A wild orangutan in Borneo. The orangutan sits on the riverbank of a brown river in the rainforest

Orangutan dream-come-true for Luisetti Seeds Branch Manager Mark McNicholl

Many of us are likely to have seen Orangutans in zoos across the world, but very unlikely to have seen them in their natural habitat. Luisetti Seeds Branch Manager Mark McNicholl and his wife Rita went on the trip of a lifetime mid-August to Indonesia, to see critically endangered Orangutans in the wild.

In 2004, Rita was given a lonely planet day planner that had a picture of a rescued orangutan inside it. Ever since receiving that planner, travelling to Indonesia had been a dream of Rita’s, and this year they decided to go as they knew that time was of the essence and soon there will be a possibility that no orangutans will be left in the wild for them to see.

Mark and Rita visited two places on their trip, Way Kambas national park in Sumatra and Tanjung Putting National Park in Borneo. Wanting to see and do as much as they could, they went for a night safari in Sumutra, trekked 16km with a tiger conservation unit, visited an elephant conservation centre which is home to 66 Sumatran elephants and went on an early morning walk to see Gibbons and hear their morning call. In Borneo, they travelled on a klotok boat for 3 days up the Sekonyer river, went to three Orangutan feeding stations and visited Camp Leakey, which is the oldest camp set up for orphaned orangutans. They were also fortunate enough to visit Pondok Tanggui, which is the location of the photo in the lonely planet planner that sparked the desire to visit back in 2004.

A particular highlight for Mark and Rita was the sighting of a wild orangutan on the edge of the Sekonyer river. They knew it was wild because as soon as it saw them, it disappeared back into the forest. They also were blown away by the love and care the local people had for their animals and the rainforests that was home to so many species. To support the local sites, Mark and Rita planted a tree in the reforestation area at both Sumatra and Borneo and gave donations, as both places receive no government funding and rely on tourist donations and volunteers.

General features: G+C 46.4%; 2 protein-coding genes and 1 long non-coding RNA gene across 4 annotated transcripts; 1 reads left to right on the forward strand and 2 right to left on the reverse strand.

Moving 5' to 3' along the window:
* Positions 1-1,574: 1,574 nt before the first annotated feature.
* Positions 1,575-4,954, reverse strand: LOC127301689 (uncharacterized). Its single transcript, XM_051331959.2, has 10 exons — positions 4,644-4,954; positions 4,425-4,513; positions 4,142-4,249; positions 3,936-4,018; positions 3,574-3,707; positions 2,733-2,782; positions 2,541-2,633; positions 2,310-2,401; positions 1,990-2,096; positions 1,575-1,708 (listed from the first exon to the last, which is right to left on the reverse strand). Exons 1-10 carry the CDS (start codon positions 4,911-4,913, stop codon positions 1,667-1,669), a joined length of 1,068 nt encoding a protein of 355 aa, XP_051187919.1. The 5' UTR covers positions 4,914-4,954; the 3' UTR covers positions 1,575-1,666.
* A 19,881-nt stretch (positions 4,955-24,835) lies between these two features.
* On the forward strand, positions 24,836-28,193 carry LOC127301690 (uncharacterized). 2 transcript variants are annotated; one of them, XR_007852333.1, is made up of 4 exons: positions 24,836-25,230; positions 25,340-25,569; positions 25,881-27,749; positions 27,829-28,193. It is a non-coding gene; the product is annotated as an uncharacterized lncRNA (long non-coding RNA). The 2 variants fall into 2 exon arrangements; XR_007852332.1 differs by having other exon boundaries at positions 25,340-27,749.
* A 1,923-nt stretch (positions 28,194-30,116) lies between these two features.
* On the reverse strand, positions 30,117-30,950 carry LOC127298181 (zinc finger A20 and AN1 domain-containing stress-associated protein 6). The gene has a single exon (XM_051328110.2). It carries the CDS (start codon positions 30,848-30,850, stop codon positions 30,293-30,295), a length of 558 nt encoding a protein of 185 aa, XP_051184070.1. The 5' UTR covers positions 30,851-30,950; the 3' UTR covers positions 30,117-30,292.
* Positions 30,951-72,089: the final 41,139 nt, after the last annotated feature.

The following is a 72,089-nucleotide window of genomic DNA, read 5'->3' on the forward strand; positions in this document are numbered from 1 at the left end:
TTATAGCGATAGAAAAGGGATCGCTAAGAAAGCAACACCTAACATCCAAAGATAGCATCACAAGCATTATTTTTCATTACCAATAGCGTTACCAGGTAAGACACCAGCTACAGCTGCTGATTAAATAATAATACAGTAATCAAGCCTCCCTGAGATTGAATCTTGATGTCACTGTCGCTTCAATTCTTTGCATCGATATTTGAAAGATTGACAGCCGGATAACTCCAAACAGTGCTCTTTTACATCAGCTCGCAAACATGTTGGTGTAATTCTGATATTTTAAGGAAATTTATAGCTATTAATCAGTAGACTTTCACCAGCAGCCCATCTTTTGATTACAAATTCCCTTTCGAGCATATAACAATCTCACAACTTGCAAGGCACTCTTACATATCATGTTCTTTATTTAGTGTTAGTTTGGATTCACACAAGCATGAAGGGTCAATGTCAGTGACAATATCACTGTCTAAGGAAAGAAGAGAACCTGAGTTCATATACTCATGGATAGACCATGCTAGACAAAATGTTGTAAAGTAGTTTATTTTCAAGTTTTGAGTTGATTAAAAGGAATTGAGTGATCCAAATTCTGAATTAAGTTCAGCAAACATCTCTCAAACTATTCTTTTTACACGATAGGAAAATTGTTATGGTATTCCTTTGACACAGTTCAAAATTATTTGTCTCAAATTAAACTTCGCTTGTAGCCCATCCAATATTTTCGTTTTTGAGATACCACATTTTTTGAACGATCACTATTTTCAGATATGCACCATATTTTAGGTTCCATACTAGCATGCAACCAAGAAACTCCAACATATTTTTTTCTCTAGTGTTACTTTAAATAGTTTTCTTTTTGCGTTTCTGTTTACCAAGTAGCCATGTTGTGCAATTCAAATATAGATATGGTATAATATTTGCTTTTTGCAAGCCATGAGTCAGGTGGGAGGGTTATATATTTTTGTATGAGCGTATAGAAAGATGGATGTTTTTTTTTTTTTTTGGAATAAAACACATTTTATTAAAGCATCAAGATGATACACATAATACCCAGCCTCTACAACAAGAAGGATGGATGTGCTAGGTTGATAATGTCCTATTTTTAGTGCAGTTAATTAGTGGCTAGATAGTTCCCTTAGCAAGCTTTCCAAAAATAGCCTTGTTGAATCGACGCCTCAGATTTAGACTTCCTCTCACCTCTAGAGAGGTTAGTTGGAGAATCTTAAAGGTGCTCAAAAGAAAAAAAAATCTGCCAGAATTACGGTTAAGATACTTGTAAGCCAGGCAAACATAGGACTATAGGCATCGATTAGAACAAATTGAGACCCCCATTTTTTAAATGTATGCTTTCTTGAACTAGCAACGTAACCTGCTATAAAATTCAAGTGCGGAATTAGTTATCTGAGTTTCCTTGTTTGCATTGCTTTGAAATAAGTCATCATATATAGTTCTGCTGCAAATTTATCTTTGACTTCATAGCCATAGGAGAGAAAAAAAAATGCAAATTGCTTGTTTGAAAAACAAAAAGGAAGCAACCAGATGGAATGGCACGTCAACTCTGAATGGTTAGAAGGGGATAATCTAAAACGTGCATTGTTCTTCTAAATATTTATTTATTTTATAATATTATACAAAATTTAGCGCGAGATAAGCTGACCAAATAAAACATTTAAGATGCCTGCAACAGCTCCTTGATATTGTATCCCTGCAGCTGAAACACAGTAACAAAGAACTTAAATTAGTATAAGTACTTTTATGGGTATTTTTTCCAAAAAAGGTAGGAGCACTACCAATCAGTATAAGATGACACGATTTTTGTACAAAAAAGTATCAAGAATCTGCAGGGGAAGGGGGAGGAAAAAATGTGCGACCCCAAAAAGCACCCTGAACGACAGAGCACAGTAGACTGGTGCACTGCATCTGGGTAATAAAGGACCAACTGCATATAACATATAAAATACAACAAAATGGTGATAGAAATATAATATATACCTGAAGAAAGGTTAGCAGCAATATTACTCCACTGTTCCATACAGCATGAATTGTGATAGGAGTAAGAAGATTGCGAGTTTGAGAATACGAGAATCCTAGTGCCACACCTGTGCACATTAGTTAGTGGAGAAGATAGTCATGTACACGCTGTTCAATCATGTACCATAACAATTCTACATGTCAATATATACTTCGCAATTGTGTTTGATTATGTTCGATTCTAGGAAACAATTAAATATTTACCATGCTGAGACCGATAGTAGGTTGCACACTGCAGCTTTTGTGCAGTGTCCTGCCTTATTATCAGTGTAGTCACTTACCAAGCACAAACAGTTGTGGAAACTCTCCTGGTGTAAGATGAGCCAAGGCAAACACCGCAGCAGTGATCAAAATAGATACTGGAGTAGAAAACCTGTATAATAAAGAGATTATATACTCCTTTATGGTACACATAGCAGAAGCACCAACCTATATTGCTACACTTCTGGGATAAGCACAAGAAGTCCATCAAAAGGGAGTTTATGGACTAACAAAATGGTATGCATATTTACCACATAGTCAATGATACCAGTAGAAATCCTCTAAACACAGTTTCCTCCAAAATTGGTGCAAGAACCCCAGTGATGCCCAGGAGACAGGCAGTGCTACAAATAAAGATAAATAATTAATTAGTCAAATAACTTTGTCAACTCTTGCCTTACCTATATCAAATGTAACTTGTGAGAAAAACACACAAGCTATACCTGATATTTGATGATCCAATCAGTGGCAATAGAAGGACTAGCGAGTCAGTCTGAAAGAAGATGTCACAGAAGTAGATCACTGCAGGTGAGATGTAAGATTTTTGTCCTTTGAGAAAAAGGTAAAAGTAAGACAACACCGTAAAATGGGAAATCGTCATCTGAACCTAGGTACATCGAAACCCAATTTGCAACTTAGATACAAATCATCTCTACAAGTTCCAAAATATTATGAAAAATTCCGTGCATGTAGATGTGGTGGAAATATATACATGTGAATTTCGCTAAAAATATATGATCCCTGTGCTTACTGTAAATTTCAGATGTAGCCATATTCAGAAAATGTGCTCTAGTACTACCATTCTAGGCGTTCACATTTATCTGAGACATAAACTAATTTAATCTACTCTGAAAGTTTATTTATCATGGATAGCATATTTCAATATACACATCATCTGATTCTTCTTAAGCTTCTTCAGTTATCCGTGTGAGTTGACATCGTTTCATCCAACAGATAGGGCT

The threat to Orangutans is the rapid deforestation and devastation of their habitat mainly due to palm and other agricultural plantations. Over the past 40 years, it is estimated that over 150,000 Orangutans have been killed due to palm oil expansion and are now considered to be critically endangered. The palm oil companies will pay people (not locals) to go into the rainforests during the dry season and light fires, that they blame on lightning. These companies will then go to the government and offer to buy the destroyed area and plant their plantations. This technique has also been used in national parks and sadly, the reforestation area that Mark and Rita visited, had been inflicted with 6 fires in the last 20 years.

For many of us, we will only be able to see Orangutans in captivity. For Mark and Rita, they have fulfilled their desire to see these beautiful creatures in their home, the wild rainforests of Indonesia.